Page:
Earlier this month, the Woodland Park School District issued a press release thanking the National Collegiate Athletic Association (NCAA) for “recognizing the value and merit of the American Birthright standards implemented at Woodland Park High School.”
The most important school board races in Colorado this year are not on the Front Range, and are rarely in the press. They are tucked into high valleys beyond the curtains of peaks, attracting little notice and even less money. While school board races in Denver routinely attract tens of thousands of voters and millions of dollars in outside spending, the races carrying the real stakes of the November elections could be decided by dozens of votes, or a few thousand dollars. Rural school board races have never been as important as they are this year, and their ramifications could be felt statewide.
Colorado’s universal pre-k program is the subject of two lawsuits by Christian schools. Both argue that the state’s nondiscrimination requirements, particularly in regards to LGBTQ individuals, to receive universal pre-k funds are a form of religious discrimination. In June, Darren Patterson Christian Academy (DPCA), a private Christian school in Buena Vista, filed a lawsuit against the Colorado Department of Early Childhood and Colorado’s Universal Preschool Program. Last week, the Archdiocese of Denver and St. Mary and St. Bernadette Catholic Parishes filed a similar lawsuit.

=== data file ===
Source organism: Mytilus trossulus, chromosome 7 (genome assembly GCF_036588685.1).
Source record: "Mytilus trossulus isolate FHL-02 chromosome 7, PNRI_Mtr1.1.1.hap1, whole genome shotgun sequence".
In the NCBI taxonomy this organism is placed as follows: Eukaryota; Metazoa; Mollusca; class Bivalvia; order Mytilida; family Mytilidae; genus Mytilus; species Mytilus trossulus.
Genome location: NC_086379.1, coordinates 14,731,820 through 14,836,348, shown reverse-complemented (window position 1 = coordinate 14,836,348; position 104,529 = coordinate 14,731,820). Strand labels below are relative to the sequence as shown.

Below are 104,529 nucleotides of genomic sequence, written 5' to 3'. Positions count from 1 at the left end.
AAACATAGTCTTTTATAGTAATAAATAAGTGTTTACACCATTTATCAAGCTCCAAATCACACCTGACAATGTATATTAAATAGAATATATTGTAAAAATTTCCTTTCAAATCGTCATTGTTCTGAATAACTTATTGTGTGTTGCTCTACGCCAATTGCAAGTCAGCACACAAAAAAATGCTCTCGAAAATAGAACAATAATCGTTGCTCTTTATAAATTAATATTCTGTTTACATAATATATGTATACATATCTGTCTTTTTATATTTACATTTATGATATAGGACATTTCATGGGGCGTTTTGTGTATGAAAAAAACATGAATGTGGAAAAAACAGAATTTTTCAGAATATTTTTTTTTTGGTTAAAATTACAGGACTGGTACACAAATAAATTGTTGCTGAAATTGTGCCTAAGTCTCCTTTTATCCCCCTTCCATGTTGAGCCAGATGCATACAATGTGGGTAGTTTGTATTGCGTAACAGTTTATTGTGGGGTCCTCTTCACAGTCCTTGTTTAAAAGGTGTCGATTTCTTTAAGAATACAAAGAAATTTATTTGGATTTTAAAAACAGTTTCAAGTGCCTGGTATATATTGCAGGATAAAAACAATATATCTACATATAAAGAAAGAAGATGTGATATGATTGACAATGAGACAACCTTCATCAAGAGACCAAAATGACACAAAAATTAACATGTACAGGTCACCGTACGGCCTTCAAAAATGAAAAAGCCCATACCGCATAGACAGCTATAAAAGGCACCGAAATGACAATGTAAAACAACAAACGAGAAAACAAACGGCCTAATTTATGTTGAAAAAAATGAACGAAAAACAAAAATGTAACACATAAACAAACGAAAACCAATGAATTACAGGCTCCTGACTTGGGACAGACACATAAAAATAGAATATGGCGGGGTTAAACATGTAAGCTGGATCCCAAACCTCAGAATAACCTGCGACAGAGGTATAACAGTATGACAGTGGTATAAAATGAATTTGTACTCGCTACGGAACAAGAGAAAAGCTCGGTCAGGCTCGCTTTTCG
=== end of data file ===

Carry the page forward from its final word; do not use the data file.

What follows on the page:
The other thing we ask is no recording,” the Freedom Foundation moderator can be heard saying on the recording I recently obtained. The recording, which was provided by a source who wishes to remain anonymous, is of a panel discussion at a recent conference and prominently features Brad Miller, the controversial attorney for the Woodland Park school board. “If you guys want these guys to be frank, to be open with you guys, they don’t want to be on YouTube. I don’t want to be on YouTube. So if we can, just make sure that there is no recording.”
The Woodland Park-based effort to fundamentally alter public education in America is being funded by the zombie fortunes of long-dead conservative industrialists, according to a review of hundreds of tax documents associated with the members of Civics Alliance, the coalition which produced the American Birthright social studies program.